Stokes’ ProjBlog

A journal documenting innumerable, mostly terminally in-progress undertakings. Nerdiness abounds.


‘The LegoLCD Project’ December 23, 2007

Filed under: Miscelaneous Projects,New project! — Stokes @ 5:23 pm

Last month, I briefly mentioned the serial LCD I’d dug out of storage. I have a number of ideas for it, such as using it as the display for a Python-based MP3 player. Whatever I do with it, however, I need to put it into an enclosure.

The LEGO LCD and another Quatro system brick. The squares on the grid underneath them are one inch on a side; the coin is a US quarter.A while back, I saw something interesting: the LEGO Quatro system. Whereas Duplo is twice the side of a standard LEGO brick, Quatro is twice the size of Duplo brick. It’s very clever: toddlers can be given Quatro bricks, then use them with Duplo bricks when they get older. The kids can then use the Duplo bricks with standard LEGO bricks when they get older still. In any case, some gargantuan LEGO bricks seemed perfect for some sort of project or another. I didn’t have any specific idea in mind when I bought them, but a pair of 2×4 bricks ended up being the perfect size for the serial LCD.

The giant LEGOs are made of a softer, more flexible plastic than standard LEGO bricks, possibly polypropylene or HDPE. I was able to hollow them out fairly easily with a large X-Acto knife by cutting a series of opposing crescents, although a pair of heavy end nippers or a linoleum cutter would have helped. Unfortunately, the soft plastic scratches extremely easily. While I avoided making large, individually visible scratches, I made enough tiny scratches to dull the finish and made it look somewhat mottled. Some plastic polish and acrylic floor wax may improve this, however.

The back of the LegoLCD, showing the coaxial power and RJ45 serial sockets.Since the enclosure consists of two stacked bricks, putting in the power and data sockets was easy. The LCD module has a built-in voltage regulator, so power is supplied via a standard coaxial power socket by a standard wall-wart transformer. For the data, I wanted to use as small a connector and as thin and flexible a cable as I could. My original idea was to use an RJ10 socket (the kind used between phones and their handsets), but I couldn’t find a straight RJ10 cable with more than two conductors. I ended up using an RJ45 socket on the enclosure and hacked together a custom 9 pin D to RJ11 cable to connect to the computer. I chose the pin-out arbitrarily, but in hindsight I should have made it compatible with the RS232D standard.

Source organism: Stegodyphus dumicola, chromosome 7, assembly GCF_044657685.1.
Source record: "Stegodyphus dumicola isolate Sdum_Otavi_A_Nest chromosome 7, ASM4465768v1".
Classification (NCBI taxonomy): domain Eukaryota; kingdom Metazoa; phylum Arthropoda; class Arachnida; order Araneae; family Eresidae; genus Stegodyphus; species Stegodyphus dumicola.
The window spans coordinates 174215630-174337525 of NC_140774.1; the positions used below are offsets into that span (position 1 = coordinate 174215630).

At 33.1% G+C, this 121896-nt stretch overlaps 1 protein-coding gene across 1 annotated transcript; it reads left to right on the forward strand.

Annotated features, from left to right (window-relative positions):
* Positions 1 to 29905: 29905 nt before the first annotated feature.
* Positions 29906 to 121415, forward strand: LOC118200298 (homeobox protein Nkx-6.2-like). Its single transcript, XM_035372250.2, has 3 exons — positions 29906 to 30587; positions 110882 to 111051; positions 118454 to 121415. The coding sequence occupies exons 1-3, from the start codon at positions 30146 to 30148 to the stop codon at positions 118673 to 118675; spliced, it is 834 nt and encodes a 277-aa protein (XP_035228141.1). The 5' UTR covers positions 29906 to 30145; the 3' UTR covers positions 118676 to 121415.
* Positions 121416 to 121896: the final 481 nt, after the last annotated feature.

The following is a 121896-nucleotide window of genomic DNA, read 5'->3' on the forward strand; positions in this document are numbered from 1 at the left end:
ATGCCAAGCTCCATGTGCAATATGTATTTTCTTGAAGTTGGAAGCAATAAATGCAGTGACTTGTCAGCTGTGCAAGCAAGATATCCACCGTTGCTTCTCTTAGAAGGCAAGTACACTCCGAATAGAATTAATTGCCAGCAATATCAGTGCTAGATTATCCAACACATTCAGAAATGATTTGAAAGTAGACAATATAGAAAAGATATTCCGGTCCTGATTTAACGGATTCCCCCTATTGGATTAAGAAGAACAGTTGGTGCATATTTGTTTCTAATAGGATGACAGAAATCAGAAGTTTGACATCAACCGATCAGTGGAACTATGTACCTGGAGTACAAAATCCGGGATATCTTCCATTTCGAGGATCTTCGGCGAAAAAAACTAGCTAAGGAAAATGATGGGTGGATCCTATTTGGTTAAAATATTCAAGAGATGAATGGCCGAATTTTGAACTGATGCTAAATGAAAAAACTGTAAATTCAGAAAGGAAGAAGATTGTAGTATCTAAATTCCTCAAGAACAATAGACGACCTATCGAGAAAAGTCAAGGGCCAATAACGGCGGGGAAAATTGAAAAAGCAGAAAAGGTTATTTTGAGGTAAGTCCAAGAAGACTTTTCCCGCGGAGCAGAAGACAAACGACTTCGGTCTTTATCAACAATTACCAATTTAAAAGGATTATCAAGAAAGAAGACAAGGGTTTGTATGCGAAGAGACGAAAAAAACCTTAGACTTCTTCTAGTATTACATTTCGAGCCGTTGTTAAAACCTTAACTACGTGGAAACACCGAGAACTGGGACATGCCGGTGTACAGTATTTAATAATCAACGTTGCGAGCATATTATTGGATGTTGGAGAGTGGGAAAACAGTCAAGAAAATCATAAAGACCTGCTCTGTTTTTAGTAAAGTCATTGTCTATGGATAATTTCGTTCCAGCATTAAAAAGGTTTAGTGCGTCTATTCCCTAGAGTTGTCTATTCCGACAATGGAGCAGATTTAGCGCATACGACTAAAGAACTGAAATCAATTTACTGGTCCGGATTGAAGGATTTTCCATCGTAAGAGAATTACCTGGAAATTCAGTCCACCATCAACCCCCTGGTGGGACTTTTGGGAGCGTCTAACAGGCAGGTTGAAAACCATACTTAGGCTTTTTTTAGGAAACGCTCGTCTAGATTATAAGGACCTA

The interior of the LegoLCD enclosure. Not very tidy.I managed to preserve a thin layer of the interior structure for the bottom, preserving the LEGO-ness of the brick — it can still be stuck to the top of other bricks. I have had some vague ideas of putting electrical conductors in the nubs and making snap-on peripherals in other bricks, possibly using 1-Wire. However, this LCD module is just a regular serial LCD and doesn’t support 1-Wire. I do have a small 1-Wire LCD and a dozen assorted Quatro bricks left over, so maybe that will be another project.

There are two significant things that still need to be done. First, I need to find a way to connect the backs of the bricks. The front will be held together by the LCD’s mounting screws, but this sort of pries the back apart — another downside of the bricks’ softer plastic. My plan is to glue some threaded sockets into the back of the top half, then use screws underneath to hold on the bottom.

The second significant addition is a set of buttons. The serial LCD module supports a 4×4 keypad matrix. As can be seen in the photos, the nubs on top of the bricks are hollow; my plan is to put little PC mount buttons inside these, then possibly putting a disc of matching plastic on top of that. The buttons will be soldered to wires fed through the top of the brick, since the soft plastic obviously won’t stand up to a soldering iron.

I’m not sure when I’ll continue work on this; it was just a spur-of-the-moment thing. I’ll give this project its own category then.


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